Managers at Canyons of the Ancients National Monument have finally completed their long-suffering plan for managing the complicated landscape west of Cortez.Eight years in the making, the monument's management plan successfully juggles conflicting demands among recreational users, energy companies and safeguarding ancient cultural resources.
The trickiest issue concerns competing dictates to protect the 30,000 or more archaeological sites that blanket Canyons of the Ancients against gas and oil companies insistent on drilling leases that overlap 80 percent of the monument. These leases date back decades in some cases, and many were issued with little forethought about the consequences to a landscape rich in cultural resources. Despite leases across 143,000 acres of Canyons of the Ancients, there are just 125 producing gas, oil and carbon-dioxide wells.
President Bill Clinton created Canyons of the Ancients by presidential proclamation in 2000, directing the Bureau of Land Management to protect the entire landscape for cultural and natural values, instead of preserving only isolated parcels and fragmented ecosystems. The new management plan implements this direction, working with energy companies to create development plans across larger geographic areas, evaluating all of the cultural resources and settlement clusters, and devising plans for drilling or new roads that avoid disrupting this larger landscape. Previously, a company would just evaluate a single proposed well and road, survey the narrow route for archaeological sites, and not consider the impacts to evidence about the bigger picture of how people settled and used the land over thousands of years. Gas and oil companies bitterly complained about this new 21st-century management approach during public comments. The jury is still out whether they will fight the final plan in court.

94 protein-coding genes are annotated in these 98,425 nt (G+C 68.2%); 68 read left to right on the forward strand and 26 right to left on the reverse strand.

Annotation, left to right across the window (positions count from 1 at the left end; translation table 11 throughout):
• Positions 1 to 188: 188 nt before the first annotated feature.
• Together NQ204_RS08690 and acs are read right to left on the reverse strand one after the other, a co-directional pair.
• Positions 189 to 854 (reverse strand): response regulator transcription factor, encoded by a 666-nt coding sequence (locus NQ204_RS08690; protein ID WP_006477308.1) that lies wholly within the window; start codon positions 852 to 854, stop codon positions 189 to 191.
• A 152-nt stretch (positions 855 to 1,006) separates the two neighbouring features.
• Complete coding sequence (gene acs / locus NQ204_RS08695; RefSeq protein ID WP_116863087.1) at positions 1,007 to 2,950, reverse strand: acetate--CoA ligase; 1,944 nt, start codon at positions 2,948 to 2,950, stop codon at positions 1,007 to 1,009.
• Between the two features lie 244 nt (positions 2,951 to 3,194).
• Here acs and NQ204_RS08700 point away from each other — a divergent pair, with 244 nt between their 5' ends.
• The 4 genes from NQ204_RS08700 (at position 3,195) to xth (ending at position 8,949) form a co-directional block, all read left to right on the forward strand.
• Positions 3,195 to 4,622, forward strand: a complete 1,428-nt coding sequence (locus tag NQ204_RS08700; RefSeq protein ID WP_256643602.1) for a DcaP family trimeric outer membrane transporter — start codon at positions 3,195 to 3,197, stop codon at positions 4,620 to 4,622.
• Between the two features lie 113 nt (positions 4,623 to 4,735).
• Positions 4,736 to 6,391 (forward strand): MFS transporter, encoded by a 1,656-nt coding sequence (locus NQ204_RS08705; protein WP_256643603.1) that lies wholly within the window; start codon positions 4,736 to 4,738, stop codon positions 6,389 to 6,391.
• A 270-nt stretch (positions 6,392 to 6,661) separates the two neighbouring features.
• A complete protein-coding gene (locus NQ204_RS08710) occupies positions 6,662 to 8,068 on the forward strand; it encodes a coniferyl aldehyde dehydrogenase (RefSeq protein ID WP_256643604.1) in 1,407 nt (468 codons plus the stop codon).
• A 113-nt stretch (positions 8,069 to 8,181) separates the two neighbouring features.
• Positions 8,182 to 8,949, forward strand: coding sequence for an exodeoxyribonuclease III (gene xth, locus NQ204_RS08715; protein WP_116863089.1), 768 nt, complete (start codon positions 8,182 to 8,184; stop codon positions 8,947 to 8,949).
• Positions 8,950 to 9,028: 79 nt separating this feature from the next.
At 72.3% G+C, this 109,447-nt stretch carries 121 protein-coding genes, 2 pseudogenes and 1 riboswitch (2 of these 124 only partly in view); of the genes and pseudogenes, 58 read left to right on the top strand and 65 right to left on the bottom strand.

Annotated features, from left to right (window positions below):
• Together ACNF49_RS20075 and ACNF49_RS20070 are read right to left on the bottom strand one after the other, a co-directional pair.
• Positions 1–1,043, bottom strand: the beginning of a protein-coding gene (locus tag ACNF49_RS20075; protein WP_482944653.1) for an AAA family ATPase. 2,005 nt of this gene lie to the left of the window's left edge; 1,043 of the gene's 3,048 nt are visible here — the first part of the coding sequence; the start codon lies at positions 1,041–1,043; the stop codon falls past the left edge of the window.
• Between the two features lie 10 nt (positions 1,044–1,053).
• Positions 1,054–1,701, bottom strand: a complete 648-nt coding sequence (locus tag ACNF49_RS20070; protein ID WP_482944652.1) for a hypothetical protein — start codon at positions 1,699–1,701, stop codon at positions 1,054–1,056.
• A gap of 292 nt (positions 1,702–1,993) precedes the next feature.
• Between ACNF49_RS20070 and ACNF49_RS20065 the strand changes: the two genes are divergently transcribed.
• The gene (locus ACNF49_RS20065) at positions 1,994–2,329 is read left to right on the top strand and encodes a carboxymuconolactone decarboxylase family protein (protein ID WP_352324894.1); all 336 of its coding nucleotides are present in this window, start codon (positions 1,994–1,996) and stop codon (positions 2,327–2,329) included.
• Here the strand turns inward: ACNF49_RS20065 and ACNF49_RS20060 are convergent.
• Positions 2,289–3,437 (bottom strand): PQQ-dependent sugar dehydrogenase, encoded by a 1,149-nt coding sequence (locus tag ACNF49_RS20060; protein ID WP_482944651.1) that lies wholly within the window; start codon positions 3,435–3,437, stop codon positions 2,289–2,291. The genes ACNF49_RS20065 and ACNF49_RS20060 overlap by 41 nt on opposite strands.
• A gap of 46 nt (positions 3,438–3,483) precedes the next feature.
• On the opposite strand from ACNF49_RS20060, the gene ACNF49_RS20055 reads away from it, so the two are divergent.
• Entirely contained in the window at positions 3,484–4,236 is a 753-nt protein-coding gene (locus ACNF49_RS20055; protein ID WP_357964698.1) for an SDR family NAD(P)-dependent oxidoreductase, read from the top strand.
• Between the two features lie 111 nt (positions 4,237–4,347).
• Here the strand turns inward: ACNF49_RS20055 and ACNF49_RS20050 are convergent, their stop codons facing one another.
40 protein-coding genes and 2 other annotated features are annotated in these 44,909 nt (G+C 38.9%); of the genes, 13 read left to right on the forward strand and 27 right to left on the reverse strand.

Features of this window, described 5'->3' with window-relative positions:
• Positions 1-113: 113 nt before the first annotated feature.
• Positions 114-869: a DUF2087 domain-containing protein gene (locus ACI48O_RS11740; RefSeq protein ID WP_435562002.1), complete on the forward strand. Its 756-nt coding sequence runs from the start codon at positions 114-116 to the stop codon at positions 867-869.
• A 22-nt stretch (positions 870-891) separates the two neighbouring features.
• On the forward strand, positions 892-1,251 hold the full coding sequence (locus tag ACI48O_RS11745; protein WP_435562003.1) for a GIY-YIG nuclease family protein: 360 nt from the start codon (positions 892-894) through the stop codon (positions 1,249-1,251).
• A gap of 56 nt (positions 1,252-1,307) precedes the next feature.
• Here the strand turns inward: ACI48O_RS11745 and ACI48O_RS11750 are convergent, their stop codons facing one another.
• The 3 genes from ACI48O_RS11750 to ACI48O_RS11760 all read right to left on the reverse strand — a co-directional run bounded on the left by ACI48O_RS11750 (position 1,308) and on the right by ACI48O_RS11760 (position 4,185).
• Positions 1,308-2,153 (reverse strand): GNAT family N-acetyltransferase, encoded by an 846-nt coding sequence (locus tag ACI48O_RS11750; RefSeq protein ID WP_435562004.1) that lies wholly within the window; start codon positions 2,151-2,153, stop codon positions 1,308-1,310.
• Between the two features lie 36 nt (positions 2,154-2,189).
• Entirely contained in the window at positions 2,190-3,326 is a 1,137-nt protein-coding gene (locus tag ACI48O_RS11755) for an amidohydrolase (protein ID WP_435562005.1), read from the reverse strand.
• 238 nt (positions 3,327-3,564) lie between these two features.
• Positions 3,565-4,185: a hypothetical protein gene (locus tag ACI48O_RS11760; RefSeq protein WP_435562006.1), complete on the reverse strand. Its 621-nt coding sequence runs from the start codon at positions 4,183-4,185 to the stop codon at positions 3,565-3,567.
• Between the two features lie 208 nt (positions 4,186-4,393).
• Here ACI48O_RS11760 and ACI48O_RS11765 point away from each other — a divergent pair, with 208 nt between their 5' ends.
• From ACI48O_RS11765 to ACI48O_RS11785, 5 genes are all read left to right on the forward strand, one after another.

Another hot-button issue concerned continued use by mountain bikes of the Sand Canyon trail system. The monument proclamation issued a prohibition on use of motorized and mechanized vehicles, including mountain bikes, off designated roads. Trouble was, bike use was established on a system of trails (not roads) in Sand Canyon, partly at invitation from the BLM and acknowledged by former Interior Secretary Bruce Babbitt. The Canyons plan authorizes continued bike use in Sand Canyon as a conditional use, and somewhat dodges the question of what is a road versus a trail by instead referring to a system of travel "routes" that includes both. The plan ultimately accomplishes the end goal of allowing a popular, established use to continue on existing routes while precluding proliferation of new trails and roads in sensitive archaeological areas.
The plan enhances protection for the most undeveloped portions of the landscape, as well. It maintains Woods Canyon and its pueblo site as an undeveloped area open only to foot and horse travel. The plan prioritizes continued protection for the monument's wilderness study areas, and manages adjacent lands for backcountry and primitive recreational activities. The plan also eliminates more than 40 miles of unneeded roads.
The public can review the final plan at www.blm.gov/co/st/en/nm/canm.htmlst/en/nm/canm.html through the end of the month.
Mark Pearson is former director of the San Juan Citizens Alliance.